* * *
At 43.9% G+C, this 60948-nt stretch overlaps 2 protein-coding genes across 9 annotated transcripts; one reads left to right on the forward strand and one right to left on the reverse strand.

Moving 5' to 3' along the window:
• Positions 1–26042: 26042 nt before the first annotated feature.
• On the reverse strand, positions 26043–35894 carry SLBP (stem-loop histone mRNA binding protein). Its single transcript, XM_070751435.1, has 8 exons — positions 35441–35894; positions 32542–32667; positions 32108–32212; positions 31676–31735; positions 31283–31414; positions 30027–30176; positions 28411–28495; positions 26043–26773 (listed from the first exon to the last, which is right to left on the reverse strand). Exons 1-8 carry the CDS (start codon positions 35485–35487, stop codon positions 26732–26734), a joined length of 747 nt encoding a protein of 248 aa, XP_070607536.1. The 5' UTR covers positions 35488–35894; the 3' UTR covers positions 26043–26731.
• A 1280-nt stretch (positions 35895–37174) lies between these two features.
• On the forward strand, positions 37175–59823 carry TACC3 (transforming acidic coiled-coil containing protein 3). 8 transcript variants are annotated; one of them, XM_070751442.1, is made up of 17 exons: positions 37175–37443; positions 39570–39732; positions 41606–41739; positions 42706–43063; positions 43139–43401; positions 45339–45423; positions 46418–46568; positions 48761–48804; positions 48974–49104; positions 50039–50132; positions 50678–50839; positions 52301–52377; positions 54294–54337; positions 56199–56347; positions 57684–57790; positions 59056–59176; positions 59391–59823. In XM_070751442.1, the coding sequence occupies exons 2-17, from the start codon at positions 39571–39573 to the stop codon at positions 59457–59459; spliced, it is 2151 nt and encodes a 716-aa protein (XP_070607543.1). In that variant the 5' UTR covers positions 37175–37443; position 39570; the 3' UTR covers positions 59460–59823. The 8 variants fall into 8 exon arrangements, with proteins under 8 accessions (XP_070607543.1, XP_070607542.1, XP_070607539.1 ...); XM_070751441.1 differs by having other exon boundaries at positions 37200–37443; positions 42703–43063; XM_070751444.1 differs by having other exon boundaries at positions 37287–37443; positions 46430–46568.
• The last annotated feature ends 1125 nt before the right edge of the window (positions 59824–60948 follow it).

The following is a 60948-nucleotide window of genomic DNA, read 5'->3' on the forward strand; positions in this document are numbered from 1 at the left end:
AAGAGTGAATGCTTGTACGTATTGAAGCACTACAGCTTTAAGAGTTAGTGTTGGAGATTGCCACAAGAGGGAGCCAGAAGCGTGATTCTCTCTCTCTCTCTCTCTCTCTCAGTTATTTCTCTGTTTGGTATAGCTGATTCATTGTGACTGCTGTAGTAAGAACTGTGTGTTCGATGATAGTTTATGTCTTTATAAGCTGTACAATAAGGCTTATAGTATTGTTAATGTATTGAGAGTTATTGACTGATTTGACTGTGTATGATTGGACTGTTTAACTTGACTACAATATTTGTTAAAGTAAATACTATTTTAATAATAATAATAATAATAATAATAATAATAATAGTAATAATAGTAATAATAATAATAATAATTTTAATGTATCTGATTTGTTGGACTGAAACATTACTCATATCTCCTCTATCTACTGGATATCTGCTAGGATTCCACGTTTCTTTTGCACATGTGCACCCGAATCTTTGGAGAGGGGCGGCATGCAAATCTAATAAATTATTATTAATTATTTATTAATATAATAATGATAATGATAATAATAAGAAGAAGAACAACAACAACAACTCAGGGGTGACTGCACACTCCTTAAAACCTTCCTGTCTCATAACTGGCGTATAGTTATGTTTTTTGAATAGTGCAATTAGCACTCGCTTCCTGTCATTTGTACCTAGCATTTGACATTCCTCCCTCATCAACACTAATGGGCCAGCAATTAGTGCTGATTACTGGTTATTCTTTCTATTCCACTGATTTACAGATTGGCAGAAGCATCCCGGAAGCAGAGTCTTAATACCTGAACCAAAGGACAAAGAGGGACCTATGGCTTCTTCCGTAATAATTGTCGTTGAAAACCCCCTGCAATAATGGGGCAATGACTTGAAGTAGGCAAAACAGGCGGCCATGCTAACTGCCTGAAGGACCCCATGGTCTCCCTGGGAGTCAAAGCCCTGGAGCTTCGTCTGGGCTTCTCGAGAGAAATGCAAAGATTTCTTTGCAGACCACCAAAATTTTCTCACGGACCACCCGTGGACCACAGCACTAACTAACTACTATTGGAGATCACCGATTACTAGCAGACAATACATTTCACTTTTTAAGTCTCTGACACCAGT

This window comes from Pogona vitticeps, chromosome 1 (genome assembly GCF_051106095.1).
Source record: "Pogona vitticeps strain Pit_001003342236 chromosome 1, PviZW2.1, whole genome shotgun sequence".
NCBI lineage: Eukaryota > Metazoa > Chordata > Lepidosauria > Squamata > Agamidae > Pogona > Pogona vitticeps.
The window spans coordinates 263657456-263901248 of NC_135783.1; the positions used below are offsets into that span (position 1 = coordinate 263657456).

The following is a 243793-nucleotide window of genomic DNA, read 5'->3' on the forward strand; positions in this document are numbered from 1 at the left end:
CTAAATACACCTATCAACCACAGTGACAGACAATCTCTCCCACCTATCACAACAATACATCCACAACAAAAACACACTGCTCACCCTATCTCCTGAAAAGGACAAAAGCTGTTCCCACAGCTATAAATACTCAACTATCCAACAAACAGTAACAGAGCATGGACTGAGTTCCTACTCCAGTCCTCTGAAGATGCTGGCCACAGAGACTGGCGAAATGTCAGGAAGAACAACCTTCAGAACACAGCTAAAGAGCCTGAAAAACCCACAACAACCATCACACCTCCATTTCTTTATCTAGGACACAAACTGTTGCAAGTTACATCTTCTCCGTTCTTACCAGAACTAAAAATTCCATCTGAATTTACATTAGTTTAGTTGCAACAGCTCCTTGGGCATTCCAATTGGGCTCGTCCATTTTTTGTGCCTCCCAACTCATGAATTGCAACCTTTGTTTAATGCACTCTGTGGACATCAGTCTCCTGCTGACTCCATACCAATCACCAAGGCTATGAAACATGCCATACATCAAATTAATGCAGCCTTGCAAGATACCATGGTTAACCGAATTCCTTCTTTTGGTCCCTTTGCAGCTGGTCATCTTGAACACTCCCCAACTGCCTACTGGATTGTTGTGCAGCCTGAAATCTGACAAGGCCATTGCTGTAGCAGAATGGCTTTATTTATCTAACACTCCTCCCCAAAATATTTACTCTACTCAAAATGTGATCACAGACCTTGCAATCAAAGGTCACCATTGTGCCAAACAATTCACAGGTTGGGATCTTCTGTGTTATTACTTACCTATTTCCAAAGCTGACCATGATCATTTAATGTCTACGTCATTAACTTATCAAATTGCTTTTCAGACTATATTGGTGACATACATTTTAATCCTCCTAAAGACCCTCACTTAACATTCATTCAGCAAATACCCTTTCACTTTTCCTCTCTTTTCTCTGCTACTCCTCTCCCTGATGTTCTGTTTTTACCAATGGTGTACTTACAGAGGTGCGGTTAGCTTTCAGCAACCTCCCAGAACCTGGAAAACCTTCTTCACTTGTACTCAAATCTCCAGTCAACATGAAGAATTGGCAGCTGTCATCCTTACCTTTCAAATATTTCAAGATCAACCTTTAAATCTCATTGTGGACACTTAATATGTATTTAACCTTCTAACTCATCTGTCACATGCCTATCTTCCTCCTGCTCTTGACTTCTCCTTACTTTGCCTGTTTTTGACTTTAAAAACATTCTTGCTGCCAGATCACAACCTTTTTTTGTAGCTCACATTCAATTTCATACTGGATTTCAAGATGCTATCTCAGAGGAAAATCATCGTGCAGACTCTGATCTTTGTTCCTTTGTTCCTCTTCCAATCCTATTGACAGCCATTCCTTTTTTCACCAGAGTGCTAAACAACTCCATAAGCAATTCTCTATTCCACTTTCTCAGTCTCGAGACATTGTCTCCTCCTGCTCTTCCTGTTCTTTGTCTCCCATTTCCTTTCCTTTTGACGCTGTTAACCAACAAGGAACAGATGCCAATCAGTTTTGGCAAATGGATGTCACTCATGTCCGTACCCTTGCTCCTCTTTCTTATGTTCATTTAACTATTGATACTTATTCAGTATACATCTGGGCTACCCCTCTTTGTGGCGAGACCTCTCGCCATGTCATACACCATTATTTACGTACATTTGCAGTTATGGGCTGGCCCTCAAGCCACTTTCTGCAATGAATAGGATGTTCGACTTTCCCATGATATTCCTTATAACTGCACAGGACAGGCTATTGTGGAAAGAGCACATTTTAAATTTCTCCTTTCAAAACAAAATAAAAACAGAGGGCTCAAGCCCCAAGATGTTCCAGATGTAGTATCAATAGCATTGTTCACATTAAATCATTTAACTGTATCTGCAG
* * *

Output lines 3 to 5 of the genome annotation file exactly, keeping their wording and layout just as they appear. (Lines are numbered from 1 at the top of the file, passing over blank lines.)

• Positions 1–26042: 26042 nt before the first annotated feature.
• On the reverse strand, positions 26043–35894 carry SLBP (stem-loop histone mRNA binding protein). Its single transcript, XM_070751435.1, has 8 exons — positions 35441–35894; positions 32542–32667; positions 32108–32212; positions 31676–31735; positions 31283–31414; positions 30027–30176; positions 28411–28495; positions 26043–26773 (listed from the first exon to the last, which is right to left on the reverse strand). Exons 1-8 carry the CDS (start codon positions 35485–35487, stop codon positions 26732–26734), a joined length of 747 nt encoding a protein of 248 aa, XP_070607536.1. The 5' UTR covers positions 35488–35894; the 3' UTR covers positions 26043–26731.
• A 1280-nt stretch (positions 35895–37174) lies between these two features.